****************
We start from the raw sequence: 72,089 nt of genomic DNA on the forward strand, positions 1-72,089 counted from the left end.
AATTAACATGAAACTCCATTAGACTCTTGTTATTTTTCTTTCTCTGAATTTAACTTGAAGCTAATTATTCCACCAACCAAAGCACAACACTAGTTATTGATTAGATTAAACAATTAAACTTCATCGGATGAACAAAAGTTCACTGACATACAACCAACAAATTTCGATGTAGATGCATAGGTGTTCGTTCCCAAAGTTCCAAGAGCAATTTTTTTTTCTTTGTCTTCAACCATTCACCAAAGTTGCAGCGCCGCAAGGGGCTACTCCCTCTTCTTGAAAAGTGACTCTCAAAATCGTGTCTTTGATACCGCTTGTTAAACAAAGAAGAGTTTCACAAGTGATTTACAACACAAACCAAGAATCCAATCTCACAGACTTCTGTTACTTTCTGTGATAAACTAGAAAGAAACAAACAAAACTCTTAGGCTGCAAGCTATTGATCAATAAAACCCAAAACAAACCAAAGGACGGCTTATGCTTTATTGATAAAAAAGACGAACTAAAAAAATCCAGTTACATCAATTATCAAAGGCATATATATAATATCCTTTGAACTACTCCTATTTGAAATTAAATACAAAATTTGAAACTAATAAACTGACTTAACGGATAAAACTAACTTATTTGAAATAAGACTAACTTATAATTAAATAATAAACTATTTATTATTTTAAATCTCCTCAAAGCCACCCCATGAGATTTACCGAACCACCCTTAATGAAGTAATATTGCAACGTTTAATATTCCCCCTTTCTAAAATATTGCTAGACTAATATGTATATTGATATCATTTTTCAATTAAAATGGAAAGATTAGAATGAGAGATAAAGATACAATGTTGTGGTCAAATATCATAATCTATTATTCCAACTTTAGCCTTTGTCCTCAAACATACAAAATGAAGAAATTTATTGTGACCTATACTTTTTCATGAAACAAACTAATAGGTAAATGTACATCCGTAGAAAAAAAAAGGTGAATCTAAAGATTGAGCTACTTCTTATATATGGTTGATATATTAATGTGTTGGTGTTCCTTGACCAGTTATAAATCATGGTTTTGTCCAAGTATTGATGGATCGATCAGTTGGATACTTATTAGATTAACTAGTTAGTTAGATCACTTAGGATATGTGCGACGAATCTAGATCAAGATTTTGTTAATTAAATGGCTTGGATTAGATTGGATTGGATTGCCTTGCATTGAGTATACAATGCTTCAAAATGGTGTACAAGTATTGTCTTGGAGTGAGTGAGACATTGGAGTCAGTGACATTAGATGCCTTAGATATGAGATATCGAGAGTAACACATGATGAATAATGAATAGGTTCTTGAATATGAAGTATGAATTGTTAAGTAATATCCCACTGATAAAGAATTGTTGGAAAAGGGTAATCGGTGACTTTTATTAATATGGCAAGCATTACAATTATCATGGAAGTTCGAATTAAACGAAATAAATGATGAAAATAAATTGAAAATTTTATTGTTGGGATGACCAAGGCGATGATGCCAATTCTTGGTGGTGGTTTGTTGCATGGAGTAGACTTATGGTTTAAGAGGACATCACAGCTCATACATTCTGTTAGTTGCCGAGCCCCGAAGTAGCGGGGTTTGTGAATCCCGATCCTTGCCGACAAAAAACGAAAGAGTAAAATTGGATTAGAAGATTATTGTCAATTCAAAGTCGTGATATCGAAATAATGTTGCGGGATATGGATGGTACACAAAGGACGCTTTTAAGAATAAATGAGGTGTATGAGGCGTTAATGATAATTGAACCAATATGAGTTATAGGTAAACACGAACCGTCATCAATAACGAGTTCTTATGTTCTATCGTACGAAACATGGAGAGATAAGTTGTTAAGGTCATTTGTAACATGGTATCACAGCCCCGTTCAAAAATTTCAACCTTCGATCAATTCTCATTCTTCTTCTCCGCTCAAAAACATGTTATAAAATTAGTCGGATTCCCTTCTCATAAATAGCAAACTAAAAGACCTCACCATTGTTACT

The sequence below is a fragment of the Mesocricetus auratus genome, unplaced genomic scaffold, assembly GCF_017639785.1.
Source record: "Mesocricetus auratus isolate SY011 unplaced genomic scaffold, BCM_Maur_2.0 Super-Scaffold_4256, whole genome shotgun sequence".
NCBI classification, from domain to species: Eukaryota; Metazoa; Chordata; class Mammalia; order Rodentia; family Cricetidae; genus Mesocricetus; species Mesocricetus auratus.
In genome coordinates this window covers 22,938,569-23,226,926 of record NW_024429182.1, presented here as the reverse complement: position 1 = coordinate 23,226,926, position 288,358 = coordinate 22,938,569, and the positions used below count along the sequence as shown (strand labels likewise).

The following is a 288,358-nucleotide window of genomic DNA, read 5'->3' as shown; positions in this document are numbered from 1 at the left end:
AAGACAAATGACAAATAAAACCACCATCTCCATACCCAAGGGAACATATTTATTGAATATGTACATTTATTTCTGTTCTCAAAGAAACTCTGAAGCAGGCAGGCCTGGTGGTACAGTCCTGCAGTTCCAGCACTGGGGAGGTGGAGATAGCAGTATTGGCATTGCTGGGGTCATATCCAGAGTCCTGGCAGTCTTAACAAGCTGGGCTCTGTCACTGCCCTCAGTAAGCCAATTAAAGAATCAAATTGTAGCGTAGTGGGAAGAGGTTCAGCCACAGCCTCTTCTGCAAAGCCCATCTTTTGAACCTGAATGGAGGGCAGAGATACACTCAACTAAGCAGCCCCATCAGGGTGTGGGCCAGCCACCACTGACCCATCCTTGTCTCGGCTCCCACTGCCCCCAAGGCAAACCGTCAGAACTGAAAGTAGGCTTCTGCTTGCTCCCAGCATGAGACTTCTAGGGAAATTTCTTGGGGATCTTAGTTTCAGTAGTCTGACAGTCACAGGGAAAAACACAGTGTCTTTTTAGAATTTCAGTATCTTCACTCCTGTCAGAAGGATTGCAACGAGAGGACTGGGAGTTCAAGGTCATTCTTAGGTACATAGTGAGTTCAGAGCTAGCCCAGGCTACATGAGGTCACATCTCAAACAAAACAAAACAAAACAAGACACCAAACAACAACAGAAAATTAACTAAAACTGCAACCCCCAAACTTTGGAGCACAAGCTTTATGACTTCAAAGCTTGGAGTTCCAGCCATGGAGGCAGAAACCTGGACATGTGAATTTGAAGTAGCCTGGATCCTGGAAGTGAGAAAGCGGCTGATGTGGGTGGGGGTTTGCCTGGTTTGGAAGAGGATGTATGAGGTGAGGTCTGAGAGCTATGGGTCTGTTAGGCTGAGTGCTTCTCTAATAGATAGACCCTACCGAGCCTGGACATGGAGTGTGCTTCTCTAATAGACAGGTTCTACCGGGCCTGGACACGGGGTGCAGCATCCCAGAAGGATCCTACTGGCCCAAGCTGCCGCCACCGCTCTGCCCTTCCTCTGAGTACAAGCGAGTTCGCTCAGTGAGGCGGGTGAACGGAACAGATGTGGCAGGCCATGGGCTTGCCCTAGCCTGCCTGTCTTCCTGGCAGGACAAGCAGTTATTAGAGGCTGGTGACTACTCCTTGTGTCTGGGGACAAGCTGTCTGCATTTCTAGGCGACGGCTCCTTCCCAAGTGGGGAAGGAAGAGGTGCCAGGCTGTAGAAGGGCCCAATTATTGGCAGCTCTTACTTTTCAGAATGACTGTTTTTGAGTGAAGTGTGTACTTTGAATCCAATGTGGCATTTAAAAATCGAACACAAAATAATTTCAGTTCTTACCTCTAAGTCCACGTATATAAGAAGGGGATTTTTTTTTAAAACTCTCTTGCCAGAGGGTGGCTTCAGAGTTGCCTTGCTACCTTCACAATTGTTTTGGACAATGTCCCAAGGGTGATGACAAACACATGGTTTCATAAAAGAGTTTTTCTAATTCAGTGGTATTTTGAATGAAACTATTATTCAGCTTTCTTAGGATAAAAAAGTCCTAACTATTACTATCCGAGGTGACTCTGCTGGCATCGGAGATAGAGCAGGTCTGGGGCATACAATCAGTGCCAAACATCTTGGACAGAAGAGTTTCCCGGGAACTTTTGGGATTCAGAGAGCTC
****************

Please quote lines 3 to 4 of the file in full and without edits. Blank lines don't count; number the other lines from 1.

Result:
The sequence below is a fragment of the Mesocricetus auratus genome, unplaced genomic scaffold, assembly GCF_017639785.1.
Source record: "Mesocricetus auratus isolate SY011 unplaced genomic scaffold, BCM_Maur_2.0 Super-Scaffold_4256, whole genome shotgun sequence".